such that \(\widetilde{K}\left( \varvec{z}\right) =\sum _{j=1}^{N}\pi \left( \mathcal {K}_{i,j}\right) \widetilde{K}\left( \varvec{z}|\mathcal {K}_{i,j}\right) \), \(i=1,\dots ,N\).

## 4 Exhaustive service

In this section, we start by deriving the LST of the batch sojourn-time distribution of a specific batch of customers in the case of exhaustive service. The batch sojourn-time distribution is found by conditioning on the numbers of customers present in each queue at an arrival epoch and then studying the evolution of the system until all customers within the batch have been served. For this analysis, we first study the joint queue-length distribution at several embedded epochs in Sect. 4.1. We use these results to determine the LST of the batch sojourn-time distribution for both a specific and an arbitrary batch of arriving customers in Sect. 4.2, and present a MVA to calculate the mean batch sojourn-time in Sect. 4.3.

### 4.1 The joint queue-length distribution

In the polling literature, the probability generating function (PGF) of the joint queue-length distribution at various epochs is extensively studied (for example., [11, 13, 18]). Let \(\widetilde{LB}^{\left( V_{i}\right) }\left( \varvec{z}\right) \) and \(\widetilde{LC}^{\left( V_{i}\right) }\left( \varvec{z}\right) \) be the joint queue-length PGF at *visit* beginnings and completions at \(Q_{i}\), where \(\varvec{z}=\left( z_{1},\dots ,z_{N}\right) \) is an *N*-dimensional vector with \(\left| z_{i}\right| \le 1\). Similarly, let \(\widetilde{LB}^{\left( S_{i}\right) }\left( \varvec{z}\right) \) and \(\widetilde{LC}^{\left( S_{i}\right) }\left( \varvec{z}\right) \) be the joint queue-length PGFs at *switch-over* beginnings and completions at \(Q_{i}\), respectively. Because of the branching property [16], these PGFs can be related to each other as follows:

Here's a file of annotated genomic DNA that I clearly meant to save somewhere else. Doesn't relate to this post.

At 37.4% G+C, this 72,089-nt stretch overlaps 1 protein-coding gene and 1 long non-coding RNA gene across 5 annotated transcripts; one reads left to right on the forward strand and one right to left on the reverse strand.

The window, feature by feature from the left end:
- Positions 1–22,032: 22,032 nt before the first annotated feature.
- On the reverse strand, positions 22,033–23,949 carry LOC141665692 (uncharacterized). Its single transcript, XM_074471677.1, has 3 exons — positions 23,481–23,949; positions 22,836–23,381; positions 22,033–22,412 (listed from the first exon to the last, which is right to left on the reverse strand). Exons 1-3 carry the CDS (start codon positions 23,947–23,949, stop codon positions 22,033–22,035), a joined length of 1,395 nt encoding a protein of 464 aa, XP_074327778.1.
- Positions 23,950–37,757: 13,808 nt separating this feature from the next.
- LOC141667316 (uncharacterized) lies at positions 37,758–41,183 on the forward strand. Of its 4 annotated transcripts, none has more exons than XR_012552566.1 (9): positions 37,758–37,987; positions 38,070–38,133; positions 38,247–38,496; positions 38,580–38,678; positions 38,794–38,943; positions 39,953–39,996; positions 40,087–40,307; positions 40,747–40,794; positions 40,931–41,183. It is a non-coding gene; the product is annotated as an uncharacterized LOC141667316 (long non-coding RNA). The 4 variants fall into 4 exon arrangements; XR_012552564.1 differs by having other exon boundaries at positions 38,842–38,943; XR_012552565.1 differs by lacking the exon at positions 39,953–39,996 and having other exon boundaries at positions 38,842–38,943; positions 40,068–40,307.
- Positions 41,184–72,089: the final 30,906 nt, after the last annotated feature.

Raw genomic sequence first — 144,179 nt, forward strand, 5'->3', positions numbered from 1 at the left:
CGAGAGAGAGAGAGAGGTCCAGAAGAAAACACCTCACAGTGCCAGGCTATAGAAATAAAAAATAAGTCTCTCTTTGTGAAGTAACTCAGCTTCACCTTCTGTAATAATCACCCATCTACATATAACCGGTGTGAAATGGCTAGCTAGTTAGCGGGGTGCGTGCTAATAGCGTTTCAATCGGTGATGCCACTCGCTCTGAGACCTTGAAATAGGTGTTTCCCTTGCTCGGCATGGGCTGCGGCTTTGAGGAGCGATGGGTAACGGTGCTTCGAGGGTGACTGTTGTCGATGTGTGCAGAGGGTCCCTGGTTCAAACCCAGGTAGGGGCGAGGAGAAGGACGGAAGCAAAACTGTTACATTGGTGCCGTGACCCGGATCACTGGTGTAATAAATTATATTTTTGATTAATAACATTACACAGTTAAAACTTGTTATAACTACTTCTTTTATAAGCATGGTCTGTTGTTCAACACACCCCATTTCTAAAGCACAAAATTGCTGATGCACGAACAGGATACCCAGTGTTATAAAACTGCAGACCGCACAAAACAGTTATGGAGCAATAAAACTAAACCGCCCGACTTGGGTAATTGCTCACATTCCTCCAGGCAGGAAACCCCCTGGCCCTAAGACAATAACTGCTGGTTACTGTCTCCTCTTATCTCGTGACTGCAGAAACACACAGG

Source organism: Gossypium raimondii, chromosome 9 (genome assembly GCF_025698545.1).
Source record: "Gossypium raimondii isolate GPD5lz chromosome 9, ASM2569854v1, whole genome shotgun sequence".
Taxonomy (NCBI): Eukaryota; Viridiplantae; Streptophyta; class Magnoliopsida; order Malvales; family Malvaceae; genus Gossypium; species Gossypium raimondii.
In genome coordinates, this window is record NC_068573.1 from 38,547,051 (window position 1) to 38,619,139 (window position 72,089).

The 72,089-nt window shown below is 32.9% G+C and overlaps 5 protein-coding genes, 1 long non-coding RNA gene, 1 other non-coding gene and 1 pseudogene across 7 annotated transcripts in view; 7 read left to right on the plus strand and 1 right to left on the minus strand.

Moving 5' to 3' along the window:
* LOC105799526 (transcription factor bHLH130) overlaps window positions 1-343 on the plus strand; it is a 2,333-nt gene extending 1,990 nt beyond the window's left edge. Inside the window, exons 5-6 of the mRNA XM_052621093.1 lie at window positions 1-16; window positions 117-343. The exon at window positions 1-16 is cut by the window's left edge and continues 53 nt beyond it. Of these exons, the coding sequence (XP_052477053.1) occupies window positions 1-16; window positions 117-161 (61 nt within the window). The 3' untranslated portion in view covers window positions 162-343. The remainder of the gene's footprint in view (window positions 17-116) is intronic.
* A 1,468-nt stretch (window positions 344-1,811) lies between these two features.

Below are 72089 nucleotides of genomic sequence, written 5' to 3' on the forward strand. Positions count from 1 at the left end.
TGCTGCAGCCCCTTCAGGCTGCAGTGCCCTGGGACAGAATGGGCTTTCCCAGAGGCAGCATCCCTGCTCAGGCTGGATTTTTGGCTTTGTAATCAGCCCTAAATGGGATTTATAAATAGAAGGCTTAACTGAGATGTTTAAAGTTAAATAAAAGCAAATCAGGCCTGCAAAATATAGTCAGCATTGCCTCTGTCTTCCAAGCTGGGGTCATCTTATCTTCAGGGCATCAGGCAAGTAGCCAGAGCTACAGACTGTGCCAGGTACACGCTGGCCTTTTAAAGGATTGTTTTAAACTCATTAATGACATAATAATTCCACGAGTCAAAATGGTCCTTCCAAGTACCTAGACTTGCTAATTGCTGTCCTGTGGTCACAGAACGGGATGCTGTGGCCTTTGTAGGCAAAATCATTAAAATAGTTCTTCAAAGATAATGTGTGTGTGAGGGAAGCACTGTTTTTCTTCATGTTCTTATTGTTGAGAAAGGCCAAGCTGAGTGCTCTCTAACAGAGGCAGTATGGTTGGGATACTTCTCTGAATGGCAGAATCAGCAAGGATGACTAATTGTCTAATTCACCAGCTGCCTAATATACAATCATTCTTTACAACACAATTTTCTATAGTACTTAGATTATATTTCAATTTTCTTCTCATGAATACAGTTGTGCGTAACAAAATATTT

where \(i=1,\dots ,N\) and \(\widetilde{BP}_{i}\left( .\right) \) is the LST of a busy period in \(Q_{i}\), equals that of an \(M^{X}/G/1\) queue initiated by the service of a customer and is given by

Equations (2)–(5) are referred to in the polling literature as the *laws of motion*. The interpretation of (2) is that the queue-length in \(Q_{j}\), \(j\ne i\), at the end of visit period \(V_{i}\) is given by the number of customers already at \(Q_{j}\) at the visit beginning plus all the customers who arrive in the system during visit period \(V_{i}\). For \(Q_{i}\), all customers who are already in \(Q_{i}\) or arrive during \(V_{i}\) will be served before the end of the visit completion, and therefore, \(Q_{i}\) will contain no customers at the end of the visit period. Equation (3) simply states that the PGF of a visit completion corresponds to the PGF of the next switch-over beginning (see also Fig. 1). Finally, the queue-length vector at a switch-over completion corresponds to the sum of customers already present at the switch-over beginning plus all the customers who arrive during this switch-over period (4), and by definition the queue-length vector at a switch-over completion is the same for the next visit beginning (5). Note that Eqs. (2)–(5) can be differentiated with respect to \(z_{1},\dots ,z_{N}\) to compute moments of the queue-length distributions on embedded points [14] or numerically inverted for the queue-length probability distributions (for example, [6] for the case for non-simultaneous arrivals).